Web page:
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The ARCH annual report for 2015-16 is now available to view.

 

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Manifesto Watch 16/04/2015

Arch Briefing 9/2015

 

With the date of the General Election fast approaching the political parties are launching their election manifestos. We dedicate this edition of the ARCH bulletin to an analysis of the housing promises made by the main political parties in their manifestos.

 

Of course not all manifesto pledges make it into legislation and if, as most commentators predict, there is likely to be another coalition government of some sort there may well be some horse trading in terms of which particular party manifesto pledges make it into the legislative programme of any new coalition government.

 

Copies of the major parties election manifestos together with an analysis of the housing elements of each can be accessed by clicking on the links below but in this introduction it is worth highlighting some of the key manifesto pledges that might have major impact on the stock retained sector made by the 3 current largest major national parties (although that may of course change after the General Election):

 

Labour are promising "more homes by prioritising capital investment for housing and by reforming the council house finance system".

 

This seems to herald further reforms of the self-financing system less than 3 years after it was introduced but this could potentially be beneficial to the sector if, as ARCH has argued in its own manifesto, this leads to lifting of the debt caps and/or reform of the public borrowing rules to classify housing investment separately as is the practice elsewhere in Europe.

 

Conservatives are promising "to extend the right to buy to tenants in housing associations and to fund replacement of properties sold under the right to buy by requiring councils to sell off higher value properties in their area as they fall vacant"

  
Aside from the intrinsic merits or otherwise of extending the RTB to housing association tenants, compelling councils to sell off their higher value stock to help fund this extension of RTB to housing associations seems somewhat unfair on councils and their tenants who have carefully constructed 30 year Business Plans. Such proposals will have significant consequences for some council's HRA Business Plans. It could be argued that if councils are forced to sell their higher value properties and hand over the capital receipts to central government they would, in effect, be paying twice for the privilege.  It is worth remembering that the self-financing settlement in 2012 was based on the value of local authority stock (including any higher value properties) and the majority of councils whose debt was lower than the value of their stock borrowed to pay the difference to the government who received billions from local government in the self-financing settlement in March 2012.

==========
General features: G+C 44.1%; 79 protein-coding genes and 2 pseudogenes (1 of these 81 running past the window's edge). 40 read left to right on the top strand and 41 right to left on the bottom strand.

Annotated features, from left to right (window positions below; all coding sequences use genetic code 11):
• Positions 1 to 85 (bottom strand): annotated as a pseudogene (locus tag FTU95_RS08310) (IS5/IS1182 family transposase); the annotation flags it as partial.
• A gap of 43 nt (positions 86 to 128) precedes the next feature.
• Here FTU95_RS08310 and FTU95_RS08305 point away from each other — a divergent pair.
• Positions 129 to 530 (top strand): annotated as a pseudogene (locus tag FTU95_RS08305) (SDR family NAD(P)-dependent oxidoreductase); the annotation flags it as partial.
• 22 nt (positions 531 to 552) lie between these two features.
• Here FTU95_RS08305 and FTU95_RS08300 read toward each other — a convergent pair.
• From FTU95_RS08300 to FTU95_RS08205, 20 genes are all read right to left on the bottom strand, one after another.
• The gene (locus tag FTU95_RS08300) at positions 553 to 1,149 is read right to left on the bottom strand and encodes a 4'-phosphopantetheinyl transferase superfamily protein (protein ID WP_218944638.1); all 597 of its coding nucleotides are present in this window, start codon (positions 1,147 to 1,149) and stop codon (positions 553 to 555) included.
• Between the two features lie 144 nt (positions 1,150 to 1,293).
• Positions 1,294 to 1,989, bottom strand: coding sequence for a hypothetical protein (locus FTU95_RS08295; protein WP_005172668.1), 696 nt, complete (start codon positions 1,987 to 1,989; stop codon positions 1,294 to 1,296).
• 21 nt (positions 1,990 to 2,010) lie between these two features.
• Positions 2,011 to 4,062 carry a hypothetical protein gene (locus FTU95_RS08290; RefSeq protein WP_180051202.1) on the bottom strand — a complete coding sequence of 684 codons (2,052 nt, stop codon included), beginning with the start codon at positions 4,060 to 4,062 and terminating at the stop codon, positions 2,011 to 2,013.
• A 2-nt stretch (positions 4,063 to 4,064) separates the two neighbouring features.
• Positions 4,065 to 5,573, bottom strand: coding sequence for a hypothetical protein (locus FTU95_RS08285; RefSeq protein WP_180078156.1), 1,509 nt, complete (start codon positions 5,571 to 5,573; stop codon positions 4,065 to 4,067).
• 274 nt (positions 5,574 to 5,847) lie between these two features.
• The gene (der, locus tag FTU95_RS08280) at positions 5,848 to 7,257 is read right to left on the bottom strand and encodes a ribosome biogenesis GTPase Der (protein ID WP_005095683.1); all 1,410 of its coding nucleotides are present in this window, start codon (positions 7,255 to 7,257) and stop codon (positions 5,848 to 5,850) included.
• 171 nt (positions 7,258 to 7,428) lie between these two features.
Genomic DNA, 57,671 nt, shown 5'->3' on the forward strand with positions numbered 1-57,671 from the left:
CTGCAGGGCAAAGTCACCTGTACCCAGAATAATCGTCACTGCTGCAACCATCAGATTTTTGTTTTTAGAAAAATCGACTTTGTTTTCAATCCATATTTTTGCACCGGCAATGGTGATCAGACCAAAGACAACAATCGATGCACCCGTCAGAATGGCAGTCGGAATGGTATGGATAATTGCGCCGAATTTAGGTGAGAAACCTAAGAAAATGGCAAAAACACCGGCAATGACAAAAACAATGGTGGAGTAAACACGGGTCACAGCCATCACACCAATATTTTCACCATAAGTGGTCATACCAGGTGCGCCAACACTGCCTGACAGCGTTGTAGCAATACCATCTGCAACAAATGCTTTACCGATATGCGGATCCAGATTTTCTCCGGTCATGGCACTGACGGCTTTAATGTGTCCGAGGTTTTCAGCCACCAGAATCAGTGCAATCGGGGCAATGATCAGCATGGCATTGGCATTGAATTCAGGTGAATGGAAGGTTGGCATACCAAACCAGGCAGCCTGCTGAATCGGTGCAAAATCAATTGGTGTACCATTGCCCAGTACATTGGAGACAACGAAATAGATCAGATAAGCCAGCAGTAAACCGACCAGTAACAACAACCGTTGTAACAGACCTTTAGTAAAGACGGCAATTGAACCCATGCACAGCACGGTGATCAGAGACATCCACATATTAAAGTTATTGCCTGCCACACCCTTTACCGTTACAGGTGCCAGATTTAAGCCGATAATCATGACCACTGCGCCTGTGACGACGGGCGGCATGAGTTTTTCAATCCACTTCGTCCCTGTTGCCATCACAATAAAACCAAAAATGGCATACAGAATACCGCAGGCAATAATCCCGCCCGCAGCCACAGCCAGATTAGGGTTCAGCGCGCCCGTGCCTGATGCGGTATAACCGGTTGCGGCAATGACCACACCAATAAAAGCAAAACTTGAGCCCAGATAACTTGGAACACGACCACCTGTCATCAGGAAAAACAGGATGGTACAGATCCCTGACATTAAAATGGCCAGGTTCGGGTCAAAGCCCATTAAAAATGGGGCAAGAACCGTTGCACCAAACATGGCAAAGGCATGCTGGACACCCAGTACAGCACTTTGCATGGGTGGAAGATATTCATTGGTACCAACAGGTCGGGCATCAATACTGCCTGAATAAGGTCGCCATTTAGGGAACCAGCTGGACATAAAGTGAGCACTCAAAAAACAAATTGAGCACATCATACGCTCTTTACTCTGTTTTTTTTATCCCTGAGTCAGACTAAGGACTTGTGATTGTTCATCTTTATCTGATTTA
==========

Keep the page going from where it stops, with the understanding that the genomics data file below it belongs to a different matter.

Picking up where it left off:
Ironically the self-financing system was introduced under the Localism Act 2011 - Arch would argue that any decision to sell off higher value stock should be a matter for local determination by individual local authorities to be taken in consultation with their tenants in the context of their Housing Revenue Account Business Plans.

 

There has been much media interest in the Conservative Party announcement on extension of the Right to Buy and ARCH has issued a press release in response to the announcement.

 

Liberal Democrats are promising to "allow local authorities more flexibility to borrow to build affordable homes including traditional council housing and to devolve full control of the Right to Buy to Councils".  Given the contrasting views on RTB proposed by the Conservative party this should make for interesting debates around the cabinet table on the future of council housing if the two parties were to form a coalition in the next parliament as they did in the last.

 

Whatever the outcome of the election and whichever party or parties form the next government you can be assured that ARCH will continue to argue the case for council housing on behalf of its members and their tenants

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